Having been absent for five years, the Oregon six-piece clearly had a whole barrel-load of pent up energy to release, hence this exuberant romp through a collection of folk, rock, bluegrass, vaudeville swing and gypsy jazz that captures their raucous live shows.
They burst out of the restraints with 'Atonement', a surging, brass-splashed giddying whirl around the room with a sort of ska on speed rhythm and Jamin Marshall's stand up drums galloping to the end and its big arms linked singalong finale. The brass section keep the adrenaline flowing with the sunshine sparking 'Doing Fine' whipping up a carnival in the headphones before they take a breather for the intro to the five-minute title track before heading back to the middle of the dance floor, banjo and mandolin in tow, Ian Cook singing about harbingers of death, star spangled skies, heavenly interventions, love and the positive power of music.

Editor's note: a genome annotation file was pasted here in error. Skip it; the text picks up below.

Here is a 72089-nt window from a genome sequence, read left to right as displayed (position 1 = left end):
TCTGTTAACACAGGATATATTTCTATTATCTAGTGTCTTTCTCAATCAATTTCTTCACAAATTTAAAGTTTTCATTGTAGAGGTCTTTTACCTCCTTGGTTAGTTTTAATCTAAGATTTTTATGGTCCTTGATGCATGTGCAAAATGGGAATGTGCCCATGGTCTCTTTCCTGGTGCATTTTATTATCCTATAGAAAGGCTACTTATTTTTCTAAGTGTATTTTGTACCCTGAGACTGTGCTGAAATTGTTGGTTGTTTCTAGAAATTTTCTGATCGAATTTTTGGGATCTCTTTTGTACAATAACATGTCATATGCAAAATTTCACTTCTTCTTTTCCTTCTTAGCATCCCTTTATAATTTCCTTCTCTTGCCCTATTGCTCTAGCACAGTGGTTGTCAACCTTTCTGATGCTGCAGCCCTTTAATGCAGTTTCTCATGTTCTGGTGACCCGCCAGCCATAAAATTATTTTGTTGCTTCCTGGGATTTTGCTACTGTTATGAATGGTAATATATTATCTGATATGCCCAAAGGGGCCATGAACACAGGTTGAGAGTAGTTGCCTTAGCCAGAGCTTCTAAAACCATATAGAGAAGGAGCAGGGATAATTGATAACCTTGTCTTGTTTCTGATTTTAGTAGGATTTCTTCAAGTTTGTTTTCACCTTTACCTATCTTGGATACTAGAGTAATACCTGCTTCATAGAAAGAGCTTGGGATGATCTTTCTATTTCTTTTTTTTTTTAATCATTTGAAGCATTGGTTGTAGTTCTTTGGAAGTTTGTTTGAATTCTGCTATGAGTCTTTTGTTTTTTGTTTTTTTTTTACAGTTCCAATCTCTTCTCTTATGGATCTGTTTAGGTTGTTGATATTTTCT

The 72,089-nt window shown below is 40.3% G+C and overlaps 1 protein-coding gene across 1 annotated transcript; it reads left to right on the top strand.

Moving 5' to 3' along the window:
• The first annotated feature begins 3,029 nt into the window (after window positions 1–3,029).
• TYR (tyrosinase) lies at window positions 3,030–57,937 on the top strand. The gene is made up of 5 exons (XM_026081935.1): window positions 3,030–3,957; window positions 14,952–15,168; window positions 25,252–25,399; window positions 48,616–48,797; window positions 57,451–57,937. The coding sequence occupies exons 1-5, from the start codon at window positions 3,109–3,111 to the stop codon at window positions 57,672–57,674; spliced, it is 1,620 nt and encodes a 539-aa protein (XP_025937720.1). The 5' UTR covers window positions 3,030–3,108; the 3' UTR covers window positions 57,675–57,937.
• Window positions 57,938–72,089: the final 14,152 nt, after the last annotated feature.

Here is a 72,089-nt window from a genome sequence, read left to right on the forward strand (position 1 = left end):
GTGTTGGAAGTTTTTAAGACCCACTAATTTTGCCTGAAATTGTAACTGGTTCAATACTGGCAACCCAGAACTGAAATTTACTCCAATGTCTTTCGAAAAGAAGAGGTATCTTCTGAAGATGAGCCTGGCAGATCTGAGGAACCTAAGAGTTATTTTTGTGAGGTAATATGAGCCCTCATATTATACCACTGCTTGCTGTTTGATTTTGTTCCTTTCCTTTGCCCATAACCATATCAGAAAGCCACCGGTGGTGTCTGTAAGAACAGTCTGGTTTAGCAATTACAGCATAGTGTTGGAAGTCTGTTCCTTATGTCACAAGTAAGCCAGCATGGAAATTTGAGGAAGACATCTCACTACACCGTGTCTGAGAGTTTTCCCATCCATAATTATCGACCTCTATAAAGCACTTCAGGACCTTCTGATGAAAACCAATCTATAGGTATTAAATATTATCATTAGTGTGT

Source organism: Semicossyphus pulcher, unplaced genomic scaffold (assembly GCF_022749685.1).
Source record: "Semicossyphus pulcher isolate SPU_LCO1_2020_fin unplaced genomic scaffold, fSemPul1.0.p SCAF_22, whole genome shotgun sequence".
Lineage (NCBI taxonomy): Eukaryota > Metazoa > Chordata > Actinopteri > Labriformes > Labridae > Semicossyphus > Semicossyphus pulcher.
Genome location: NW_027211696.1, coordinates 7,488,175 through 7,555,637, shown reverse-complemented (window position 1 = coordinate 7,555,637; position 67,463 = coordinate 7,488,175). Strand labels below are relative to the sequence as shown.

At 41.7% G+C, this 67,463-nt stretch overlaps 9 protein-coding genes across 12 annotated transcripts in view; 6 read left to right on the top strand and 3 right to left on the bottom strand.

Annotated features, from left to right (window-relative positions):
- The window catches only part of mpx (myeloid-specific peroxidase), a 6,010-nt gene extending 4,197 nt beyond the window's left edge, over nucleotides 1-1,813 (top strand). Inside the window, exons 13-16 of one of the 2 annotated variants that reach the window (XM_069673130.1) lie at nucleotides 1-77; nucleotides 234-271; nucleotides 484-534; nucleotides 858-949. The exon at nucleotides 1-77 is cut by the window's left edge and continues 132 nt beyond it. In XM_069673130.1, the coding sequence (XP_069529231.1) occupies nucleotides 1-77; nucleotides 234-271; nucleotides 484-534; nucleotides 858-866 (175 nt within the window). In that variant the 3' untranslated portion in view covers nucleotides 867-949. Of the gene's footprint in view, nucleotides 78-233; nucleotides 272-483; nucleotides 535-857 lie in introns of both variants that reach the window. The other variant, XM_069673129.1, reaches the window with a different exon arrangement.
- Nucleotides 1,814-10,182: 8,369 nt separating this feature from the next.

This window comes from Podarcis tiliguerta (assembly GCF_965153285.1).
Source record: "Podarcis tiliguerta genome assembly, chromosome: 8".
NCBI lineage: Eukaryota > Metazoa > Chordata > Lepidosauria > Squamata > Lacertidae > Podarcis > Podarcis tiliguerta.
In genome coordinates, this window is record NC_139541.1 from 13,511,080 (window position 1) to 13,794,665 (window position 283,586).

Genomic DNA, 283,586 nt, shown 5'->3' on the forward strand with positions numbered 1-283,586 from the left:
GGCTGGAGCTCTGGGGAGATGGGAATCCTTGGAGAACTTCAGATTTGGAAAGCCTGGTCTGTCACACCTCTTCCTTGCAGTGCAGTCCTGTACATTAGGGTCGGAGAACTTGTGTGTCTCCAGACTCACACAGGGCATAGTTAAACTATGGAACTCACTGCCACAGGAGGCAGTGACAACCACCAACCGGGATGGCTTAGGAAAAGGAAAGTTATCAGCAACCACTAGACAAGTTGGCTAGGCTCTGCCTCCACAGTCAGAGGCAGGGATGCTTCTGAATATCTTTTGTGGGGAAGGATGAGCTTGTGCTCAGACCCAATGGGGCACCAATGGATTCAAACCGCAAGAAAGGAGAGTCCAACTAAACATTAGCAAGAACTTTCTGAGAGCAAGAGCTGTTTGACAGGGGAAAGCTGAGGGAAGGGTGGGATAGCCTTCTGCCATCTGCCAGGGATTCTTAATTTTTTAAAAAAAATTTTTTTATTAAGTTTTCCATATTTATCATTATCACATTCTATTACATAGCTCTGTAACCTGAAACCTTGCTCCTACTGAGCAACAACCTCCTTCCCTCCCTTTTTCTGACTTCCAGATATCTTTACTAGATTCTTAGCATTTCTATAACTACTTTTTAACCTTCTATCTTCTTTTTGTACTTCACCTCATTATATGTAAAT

They keep up the exhausting pace pretty much throughout, 'Ellipsis', 'Begin Again' with its vaguely Balkan stomp, a goodtime country bounce through 'The Place That It Belongs' referencing 'Gentle On My Mind' along the way, 'Dearly Departed' a breakneck twang guitar and banjo moshfest and You Won't the hooch fuelled bastard punk progeny of Charlie Daniels, the Foggy Mountain Boys and Bill Monroe.
It's not all full tilt, the piano accompanied six-minute 'Never All The Times' is a drunken New Orleans sway fused with a dash of Billy Joel, 'Hoping Again' all morning after the night before gospel sway with Cook dropping another mention of the maker above while the album ends pouring out 'Three Manhattans' stirred with a plinkety piano twist of Randy Newman. Take the cure.
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